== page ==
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4th ECPP (Part 1/3): Croatia Delivers Fabulous Conference

By on July 15, 2008 – 8:11 am  2 Comments

Timothy So, Msc, is a PhD candidate in Psychology in the University of Cambridge Department of Psychiatry. He is a Research Associate of Cambridge University's Well-being Institute and a Chartered Occupational Psychologist. Timothy is also responsible for both the Traditional and the Simplified Chinese PPND sites. Full bio.

Timothy's articles are here and here.



(Special thanks to Elaine O’Brien for her contribution to this article)

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untitled-2.jpgThe city of Opatija, Croatia is a seaside gem with beautiful landscapes, architecture, and design. The breathtaking sceneries are enchanting, yet something more captivating happened in the city two weeks ago – The 4th European Conference of Positive Psychology (ECPP) on July 1-4.

Comparing the present meeting to the 2nd ECPP four years ago, the attendees could see the rapid expansion of the positive psychology community: the number of paper presentations has increased from 63 to 140; Symposia from 5 to 12; Workshops from 1 to 7; and Round tables from 2 to 5. More than 300 speakers came from over 30 countries, including Asia and Africa.

What Matters?
What are the main questions that matter to our community?

untitled-3.jpgOur society matters: The first Keynote speaker, Ed Diener, enlarged positive psychology to a wider world view by examining the importance of the well-being of societies as well as individuals. Using the Gallup World Poll data, Ed Diener talked about how national accounts of well-being can simultaneously help policy makers create better societies and positive psychologist confirm their results. “What are the ways we can positively impact society?” Mihaly Csikszentmihalyi addressed this question in his Keynote session about the role of flow in positive psychology through linking up flow – the major component that helps create an engaged life – to the society including the workplace, education, and the urban environment. Nic Marks, in his paper presentation “Hard to be hopeful about Planet Earth,” also stressed how positive psychology can contribute to the economy, as well as the challenges of globalization in the 21st century. When we are living on a planet in which 50% of the world lives on less than ₤1.00 per day, how can positive psychologists help policy to be implemented and help improve people’s quality of living?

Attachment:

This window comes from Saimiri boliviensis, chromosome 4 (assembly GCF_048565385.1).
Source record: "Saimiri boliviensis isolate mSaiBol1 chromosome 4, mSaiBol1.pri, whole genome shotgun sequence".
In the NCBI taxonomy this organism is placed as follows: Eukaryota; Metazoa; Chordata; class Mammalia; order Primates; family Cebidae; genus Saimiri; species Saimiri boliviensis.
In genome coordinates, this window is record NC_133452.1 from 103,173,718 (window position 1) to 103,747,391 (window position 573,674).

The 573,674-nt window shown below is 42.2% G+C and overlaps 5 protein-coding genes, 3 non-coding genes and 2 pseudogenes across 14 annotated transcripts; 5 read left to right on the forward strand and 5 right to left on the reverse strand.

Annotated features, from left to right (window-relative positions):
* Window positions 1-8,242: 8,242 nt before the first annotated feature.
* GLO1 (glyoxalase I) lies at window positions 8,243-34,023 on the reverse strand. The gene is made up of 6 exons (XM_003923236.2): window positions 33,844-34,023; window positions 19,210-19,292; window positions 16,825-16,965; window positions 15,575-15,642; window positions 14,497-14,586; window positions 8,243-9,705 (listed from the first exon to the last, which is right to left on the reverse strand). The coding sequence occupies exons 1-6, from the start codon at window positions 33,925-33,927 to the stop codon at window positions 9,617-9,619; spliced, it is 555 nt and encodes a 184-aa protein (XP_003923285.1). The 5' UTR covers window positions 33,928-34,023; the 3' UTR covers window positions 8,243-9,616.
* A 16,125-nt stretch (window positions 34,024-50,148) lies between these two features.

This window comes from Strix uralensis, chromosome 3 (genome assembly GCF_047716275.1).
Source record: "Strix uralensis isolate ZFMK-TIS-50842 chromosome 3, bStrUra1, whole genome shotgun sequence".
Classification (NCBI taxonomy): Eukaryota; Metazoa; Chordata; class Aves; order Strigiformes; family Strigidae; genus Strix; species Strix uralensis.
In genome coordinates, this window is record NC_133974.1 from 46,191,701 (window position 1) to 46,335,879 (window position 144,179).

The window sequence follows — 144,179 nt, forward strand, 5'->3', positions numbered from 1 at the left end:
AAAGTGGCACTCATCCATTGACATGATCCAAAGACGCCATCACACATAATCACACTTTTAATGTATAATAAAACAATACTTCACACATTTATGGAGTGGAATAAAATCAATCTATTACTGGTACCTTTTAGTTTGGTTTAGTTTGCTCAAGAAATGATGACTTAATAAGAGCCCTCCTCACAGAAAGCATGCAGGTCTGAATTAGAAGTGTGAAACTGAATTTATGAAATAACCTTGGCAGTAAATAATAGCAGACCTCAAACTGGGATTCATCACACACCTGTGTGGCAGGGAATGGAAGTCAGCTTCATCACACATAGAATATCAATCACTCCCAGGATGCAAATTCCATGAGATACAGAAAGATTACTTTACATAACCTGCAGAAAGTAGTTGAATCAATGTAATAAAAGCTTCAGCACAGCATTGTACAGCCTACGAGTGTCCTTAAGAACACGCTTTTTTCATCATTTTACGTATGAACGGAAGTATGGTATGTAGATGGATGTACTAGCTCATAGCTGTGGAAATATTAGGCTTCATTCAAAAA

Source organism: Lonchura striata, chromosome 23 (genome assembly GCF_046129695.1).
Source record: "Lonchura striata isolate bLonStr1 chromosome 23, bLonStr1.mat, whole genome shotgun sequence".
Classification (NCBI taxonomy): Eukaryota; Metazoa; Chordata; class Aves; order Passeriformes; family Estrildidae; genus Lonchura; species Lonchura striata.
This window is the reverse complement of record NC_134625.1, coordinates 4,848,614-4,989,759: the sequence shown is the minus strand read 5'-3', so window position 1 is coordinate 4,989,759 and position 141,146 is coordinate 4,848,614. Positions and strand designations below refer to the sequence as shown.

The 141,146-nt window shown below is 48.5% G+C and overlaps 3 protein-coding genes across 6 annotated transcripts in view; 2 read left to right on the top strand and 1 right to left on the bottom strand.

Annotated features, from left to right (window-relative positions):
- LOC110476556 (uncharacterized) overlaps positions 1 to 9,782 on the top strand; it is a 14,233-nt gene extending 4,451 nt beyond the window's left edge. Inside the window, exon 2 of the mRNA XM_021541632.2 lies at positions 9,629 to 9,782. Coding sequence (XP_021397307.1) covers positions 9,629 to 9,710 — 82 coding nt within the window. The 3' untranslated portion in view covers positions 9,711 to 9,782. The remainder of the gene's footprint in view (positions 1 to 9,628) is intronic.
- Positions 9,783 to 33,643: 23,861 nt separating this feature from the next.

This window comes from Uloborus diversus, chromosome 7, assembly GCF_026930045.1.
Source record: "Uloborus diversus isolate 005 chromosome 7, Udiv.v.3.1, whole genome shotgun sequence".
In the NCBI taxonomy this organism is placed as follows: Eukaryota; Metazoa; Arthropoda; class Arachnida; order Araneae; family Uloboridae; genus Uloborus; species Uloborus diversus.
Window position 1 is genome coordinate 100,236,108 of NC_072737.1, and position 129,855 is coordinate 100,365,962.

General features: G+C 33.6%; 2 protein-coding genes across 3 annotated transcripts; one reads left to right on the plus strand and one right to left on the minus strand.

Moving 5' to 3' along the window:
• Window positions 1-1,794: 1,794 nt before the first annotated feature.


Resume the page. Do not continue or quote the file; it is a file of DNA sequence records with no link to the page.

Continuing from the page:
untitled-4.jpgCulture matters: On the first evening, I was honored to spent some time speaking with Antonella Delle Fave, Chair of the European Network for Positive Psychology, about the importance of culture on positive psychology. She gave an example about how different the interpretations of words such as “joy” and “happiness” are to Americans and to the Japanese. She also compared the Chinese traditions in healing the body to the Western way, which is “too much pharmacology.” This is not just about differences in wordings, but in concepts and perceptions of the way human beings, as cultural animals, achieve happiness, satisfaction, and meaning in life. Delle Fave presented empirical studies in various countries (mainly Europe and South Africa) at a round table, and offered great insights on cross-cultural-level eudemonic happiness based on data. Here, I would also like to urge more cross-cultural studies on positive psychology, especially from Asian scholars.

untitled-5.jpgHistory and the Future BOTH Matter: Two round table discussions provided us wisdom about what we can learn from the past and do for our future. One of them focused on the lessons from Abraham Maslow for the positive psychology of our days. Dmitry Leontiev from Moscow State University, highlighted what we can learn from historian scholars, their philosophies, and their theoretical concepts in order to make better sense of the tasks and challenges in the 21st century.
Another round table – “The future of positive psychology” – was more a discussion of how positive psychology makes a better future, according to the speeches made by speakers like Todd Kashdan, Dmitry Leontiev, and Nic Marks. Nic queried, “What should human life be like in the 21st century?” We can tell from the speakers’ diverse viewpoints that there are indeed many challenges we will face, but more importantly there are also many opportunities ahead, flourishing both in academia and in practice for positive psychology.
In Carol Craig’s symposium session, she addressed the questions by using empirical research. In her studies, when we face a challenge like the fact that children in the UK spend more than 5.5 hours on screens per day, should we start considering the opportunity of promoting exercise and diet using Positive Interventions?

The entire conference is promoting one clear message: positive psychology is flourishing in Europe and the goal now is to help connect different people. These interdisciplinary connections with education, medicine, sociology, economics, anthropology, health and well-being direct us to a Better Future.

Part 2 Tomorrow.

Image 1., Night view of Opatija
Image 2., Ed elucidating the importance of societal characteristics for subjective well-being
Image 3., One of a series of studies about the role of culture in positive psychology
Image 4., Attendants are involved discussing how we can learn from history to do for now
 

2 Comments »

  • Ruben Flores says:

    Great review. As a sociologist, I was glad to see speakers such as Antonella Delle Fave and Ed Diener encouraging the positive psychology community to pay more attention to social and cultural issues. It was also refreshing to see so much interest in carrying out interdisciplinary research!

  • Sam Cannon says:

    Nice to see some interest in Maslow again.
    Sam at http://www.maslow.org

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